I was asked by my wife’s friend to retouch some old photographs of her family in China (the spot healing brush in Photoshop became by best friend). One scene, in particular, was very engaging for me—a bride being whisked to her wedding through a crowded street. (I haven’t gotten permission to use her photograph here on my blog, but here is a small crop of it. We’ll call it fair use until I get permission.)
I don’t know any of these people, and I wouldn’t be able to communicate with them if I did. As I am working on the image, removing the worst spots and scratches caused by decades of being stuffed into envelopes and transported around the globe, I see the faces of these people with their varied expressions and am reminded of how caught-up-in-my-own-world I get. I get overwhelmed by circumstances and start feeling sorry for myself, but on this one little square piece of paper is a snapshot of many different people, all with worlds of their own. Each one is worried about something, or happy about something, or excited about something. These aren’t just shades of light and dark on paper, these are souls at a specific point in time who were just as real as I am right now with my thoughts and feelings.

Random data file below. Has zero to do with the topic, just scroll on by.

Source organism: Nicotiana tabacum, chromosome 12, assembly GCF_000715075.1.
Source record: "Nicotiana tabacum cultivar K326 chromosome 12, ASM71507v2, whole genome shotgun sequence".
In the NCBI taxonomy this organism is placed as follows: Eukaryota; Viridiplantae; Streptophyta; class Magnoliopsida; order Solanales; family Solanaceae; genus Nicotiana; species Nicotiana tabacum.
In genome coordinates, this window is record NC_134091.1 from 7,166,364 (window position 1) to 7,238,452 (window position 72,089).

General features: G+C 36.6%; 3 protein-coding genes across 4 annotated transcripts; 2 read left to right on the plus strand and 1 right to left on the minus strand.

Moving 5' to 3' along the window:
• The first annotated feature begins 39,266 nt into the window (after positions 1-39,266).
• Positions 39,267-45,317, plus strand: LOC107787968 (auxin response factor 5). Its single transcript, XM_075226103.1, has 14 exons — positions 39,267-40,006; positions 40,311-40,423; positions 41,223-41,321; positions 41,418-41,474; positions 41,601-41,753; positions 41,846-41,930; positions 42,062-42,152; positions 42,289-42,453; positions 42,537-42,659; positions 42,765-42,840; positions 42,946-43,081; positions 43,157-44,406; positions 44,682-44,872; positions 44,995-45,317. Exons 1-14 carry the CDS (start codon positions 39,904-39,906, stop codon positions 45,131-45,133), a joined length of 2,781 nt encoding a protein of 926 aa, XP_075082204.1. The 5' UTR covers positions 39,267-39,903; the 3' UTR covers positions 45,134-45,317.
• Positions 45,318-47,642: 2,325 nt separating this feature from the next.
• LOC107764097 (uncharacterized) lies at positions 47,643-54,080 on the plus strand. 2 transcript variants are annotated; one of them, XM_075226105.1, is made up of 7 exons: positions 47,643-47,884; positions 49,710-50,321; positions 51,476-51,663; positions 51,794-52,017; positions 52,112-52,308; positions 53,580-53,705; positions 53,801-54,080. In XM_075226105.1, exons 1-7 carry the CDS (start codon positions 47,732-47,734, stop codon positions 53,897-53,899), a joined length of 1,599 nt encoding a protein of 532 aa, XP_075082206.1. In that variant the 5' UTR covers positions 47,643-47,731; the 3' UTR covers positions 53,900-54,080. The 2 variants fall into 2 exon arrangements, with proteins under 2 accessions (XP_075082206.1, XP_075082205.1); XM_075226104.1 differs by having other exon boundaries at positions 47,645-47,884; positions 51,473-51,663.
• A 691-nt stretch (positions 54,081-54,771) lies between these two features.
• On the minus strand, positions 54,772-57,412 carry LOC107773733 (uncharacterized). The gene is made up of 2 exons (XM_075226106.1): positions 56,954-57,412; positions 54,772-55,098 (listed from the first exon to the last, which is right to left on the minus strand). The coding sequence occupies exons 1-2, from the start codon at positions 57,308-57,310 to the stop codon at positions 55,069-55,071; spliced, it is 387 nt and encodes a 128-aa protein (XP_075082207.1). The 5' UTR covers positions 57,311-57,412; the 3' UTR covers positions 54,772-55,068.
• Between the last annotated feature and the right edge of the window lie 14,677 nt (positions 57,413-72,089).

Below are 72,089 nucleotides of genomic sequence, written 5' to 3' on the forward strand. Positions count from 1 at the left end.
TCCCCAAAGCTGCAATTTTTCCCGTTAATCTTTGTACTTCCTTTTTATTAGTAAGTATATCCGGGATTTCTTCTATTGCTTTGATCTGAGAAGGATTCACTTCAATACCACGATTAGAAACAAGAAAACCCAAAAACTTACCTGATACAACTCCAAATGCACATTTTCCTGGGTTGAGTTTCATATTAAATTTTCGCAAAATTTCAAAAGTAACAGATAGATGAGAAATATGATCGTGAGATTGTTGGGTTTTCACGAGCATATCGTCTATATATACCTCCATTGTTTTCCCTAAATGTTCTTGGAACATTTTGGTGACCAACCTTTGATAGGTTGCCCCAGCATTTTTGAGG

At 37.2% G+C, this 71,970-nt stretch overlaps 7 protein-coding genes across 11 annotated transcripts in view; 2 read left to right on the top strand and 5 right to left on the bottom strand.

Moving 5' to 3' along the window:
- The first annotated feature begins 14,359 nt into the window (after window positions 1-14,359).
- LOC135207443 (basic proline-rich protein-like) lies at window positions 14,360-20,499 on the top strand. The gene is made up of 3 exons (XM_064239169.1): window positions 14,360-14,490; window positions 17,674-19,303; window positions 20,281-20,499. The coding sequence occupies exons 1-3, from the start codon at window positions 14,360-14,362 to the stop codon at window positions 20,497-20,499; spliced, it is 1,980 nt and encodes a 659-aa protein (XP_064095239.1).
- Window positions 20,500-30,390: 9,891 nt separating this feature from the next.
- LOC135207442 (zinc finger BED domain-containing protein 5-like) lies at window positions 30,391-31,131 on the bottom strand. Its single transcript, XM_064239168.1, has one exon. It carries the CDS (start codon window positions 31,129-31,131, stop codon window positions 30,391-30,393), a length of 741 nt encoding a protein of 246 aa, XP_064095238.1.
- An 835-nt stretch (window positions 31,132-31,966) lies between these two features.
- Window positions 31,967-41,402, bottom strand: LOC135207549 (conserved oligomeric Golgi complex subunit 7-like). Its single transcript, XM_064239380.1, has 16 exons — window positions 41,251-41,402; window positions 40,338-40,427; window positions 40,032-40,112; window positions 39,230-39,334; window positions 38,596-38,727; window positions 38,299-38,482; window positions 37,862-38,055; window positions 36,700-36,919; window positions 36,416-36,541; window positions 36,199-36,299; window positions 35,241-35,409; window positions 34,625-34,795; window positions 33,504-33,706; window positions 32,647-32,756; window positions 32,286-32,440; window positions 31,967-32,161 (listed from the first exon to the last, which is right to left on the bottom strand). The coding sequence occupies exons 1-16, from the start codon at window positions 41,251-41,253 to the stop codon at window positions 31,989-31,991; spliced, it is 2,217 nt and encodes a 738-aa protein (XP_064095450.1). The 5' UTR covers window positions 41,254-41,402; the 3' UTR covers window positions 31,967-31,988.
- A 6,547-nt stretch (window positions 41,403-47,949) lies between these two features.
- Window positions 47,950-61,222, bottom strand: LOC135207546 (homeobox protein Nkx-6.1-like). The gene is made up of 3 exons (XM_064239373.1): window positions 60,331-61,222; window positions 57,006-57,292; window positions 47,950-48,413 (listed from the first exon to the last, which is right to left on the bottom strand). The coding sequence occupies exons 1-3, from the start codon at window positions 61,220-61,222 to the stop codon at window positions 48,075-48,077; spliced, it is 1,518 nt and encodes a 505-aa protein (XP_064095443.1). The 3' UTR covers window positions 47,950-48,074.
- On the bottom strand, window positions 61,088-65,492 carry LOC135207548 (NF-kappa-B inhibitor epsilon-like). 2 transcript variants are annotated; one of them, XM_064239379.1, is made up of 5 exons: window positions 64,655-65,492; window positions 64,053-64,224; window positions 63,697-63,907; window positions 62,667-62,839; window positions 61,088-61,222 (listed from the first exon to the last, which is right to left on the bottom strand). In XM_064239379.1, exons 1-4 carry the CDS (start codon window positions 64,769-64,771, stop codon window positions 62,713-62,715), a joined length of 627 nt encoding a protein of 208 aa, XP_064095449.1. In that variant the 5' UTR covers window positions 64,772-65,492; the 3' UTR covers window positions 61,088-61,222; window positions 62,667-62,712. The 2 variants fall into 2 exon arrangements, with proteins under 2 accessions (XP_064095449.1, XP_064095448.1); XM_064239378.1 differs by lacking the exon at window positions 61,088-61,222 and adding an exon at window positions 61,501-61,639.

It takes a lot of effort on my part to look at this and try to think what they are thinking and feel what they were feeling—to feel the reality of it. I love old photos.